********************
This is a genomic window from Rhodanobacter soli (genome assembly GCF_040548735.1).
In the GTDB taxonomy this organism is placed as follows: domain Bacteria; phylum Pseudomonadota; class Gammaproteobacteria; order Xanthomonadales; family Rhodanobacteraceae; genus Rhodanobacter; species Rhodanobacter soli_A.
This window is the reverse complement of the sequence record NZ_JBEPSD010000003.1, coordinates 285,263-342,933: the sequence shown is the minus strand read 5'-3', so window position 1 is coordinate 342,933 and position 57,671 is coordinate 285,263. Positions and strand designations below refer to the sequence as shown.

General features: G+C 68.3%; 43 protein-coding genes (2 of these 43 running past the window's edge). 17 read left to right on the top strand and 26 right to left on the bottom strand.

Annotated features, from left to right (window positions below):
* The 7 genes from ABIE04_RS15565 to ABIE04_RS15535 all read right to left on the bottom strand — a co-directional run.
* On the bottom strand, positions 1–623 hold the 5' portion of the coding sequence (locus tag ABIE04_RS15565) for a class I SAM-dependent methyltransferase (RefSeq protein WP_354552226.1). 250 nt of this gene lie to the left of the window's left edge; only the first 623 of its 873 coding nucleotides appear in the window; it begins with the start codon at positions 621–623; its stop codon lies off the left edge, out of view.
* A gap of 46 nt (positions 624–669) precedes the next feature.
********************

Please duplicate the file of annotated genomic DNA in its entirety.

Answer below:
This is a genomic window from Rhodanobacter soli (genome assembly GCF_040548735.1).
In the GTDB taxonomy this organism is placed as follows: domain Bacteria; phylum Pseudomonadota; class Gammaproteobacteria; order Xanthomonadales; family Rhodanobacteraceae; genus Rhodanobacter; species Rhodanobacter soli_A.
This window is the reverse complement of the sequence record NZ_JBEPSD010000003.1, coordinates 285,263-342,933: the sequence shown is the minus strand read 5'-3', so window position 1 is coordinate 342,933 and position 57,671 is coordinate 285,263. Positions and strand designations below refer to the sequence as shown.

General features: G+C 68.3%; 43 protein-coding genes (2 of these 43 running past the window's edge). 17 read left to right on the top strand and 26 right to left on the bottom strand.

Annotated features, from left to right (window positions below):
* The 7 genes from ABIE04_RS15565 to ABIE04_RS15535 all read right to left on the bottom strand — a co-directional run.
* On the bottom strand, positions 1–623 hold the 5' portion of the coding sequence (locus tag ABIE04_RS15565) for a class I SAM-dependent methyltransferase (RefSeq protein WP_354552226.1). 250 nt of this gene lie to the left of the window's left edge; only the first 623 of its 873 coding nucleotides appear in the window; it begins with the start codon at positions 621–623; its stop codon lies off the left edge, out of view.
* A gap of 46 nt (positions 624–669) precedes the next feature.